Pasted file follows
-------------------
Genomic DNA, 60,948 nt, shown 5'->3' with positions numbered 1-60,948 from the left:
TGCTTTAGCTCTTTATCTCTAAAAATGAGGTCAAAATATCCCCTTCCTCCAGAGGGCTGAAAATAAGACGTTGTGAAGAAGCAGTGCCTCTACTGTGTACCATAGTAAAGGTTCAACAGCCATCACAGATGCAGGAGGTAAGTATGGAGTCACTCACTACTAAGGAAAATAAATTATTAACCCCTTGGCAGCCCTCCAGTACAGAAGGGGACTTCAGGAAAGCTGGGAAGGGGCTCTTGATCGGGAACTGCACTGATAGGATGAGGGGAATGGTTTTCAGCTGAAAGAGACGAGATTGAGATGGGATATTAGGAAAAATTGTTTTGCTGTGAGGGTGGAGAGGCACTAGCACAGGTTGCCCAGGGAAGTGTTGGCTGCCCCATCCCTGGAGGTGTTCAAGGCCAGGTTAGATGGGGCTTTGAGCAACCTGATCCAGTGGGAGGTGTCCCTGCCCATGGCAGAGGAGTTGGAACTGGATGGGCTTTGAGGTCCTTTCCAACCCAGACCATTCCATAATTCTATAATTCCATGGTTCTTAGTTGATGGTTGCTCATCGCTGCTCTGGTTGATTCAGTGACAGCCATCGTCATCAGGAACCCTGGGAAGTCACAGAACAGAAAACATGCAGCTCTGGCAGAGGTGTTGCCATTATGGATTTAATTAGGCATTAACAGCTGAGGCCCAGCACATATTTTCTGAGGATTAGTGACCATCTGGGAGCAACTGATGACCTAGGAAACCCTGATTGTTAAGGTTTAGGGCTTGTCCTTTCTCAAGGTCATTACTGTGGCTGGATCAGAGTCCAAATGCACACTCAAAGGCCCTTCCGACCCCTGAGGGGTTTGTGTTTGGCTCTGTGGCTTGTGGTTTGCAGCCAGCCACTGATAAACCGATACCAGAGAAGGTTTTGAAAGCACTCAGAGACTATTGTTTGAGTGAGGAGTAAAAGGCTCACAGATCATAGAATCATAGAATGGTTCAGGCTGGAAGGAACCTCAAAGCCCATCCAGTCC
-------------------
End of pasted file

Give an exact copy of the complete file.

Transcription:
Genomic DNA, 60,948 nt, shown 5'->3' with positions numbered 1-60,948 from the left:
TGCTTTAGCTCTTTATCTCTAAAAATGAGGTCAAAATATCCCCTTCCTCCAGAGGGCTGAAAATAAGACGTTGTGAAGAAGCAGTGCCTCTACTGTGTACCATAGTAAAGGTTCAACAGCCATCACAGATGCAGGAGGTAAGTATGGAGTCACTCACTACTAAGGAAAATAAATTATTAACCCCTTGGCAGCCCTCCAGTACAGAAGGGGACTTCAGGAAAGCTGGGAAGGGGCTCTTGATCGGGAACTGCACTGATAGGATGAGGGGAATGGTTTTCAGCTGAAAGAGACGAGATTGAGATGGGATATTAGGAAAAATTGTTTTGCTGTGAGGGTGGAGAGGCACTAGCACAGGTTGCCCAGGGAAGTGTTGGCTGCCCCATCCCTGGAGGTGTTCAAGGCCAGGTTAGATGGGGCTTTGAGCAACCTGATCCAGTGGGAGGTGTCCCTGCCCATGGCAGAGGAGTTGGAACTGGATGGGCTTTGAGGTCCTTTCCAACCCAGACCATTCCATAATTCTATAATTCCATGGTTCTTAGTTGATGGTTGCTCATCGCTGCTCTGGTTGATTCAGTGACAGCCATCGTCATCAGGAACCCTGGGAAGTCACAGAACAGAAAACATGCAGCTCTGGCAGAGGTGTTGCCATTATGGATTTAATTAGGCATTAACAGCTGAGGCCCAGCACATATTTTCTGAGGATTAGTGACCATCTGGGAGCAACTGATGACCTAGGAAACCCTGATTGTTAAGGTTTAGGGCTTGTCCTTTCTCAAGGTCATTACTGTGGCTGGATCAGAGTCCAAATGCACACTCAAAGGCCCTTCCGACCCCTGAGGGGTTTGTGTTTGGCTCTGTGGCTTGTGGTTTGCAGCCAGCCACTGATAAACCGATACCAGAGAAGGTTTTGAAAGCACTCAGAGACTATTGTTTGAGTGAGGAGTAAAAGGCTCACAGATCATAGAATCATAGAATGGTTCAGGCTGGAAGGAACCTCAAAGCCCATCCAGTCC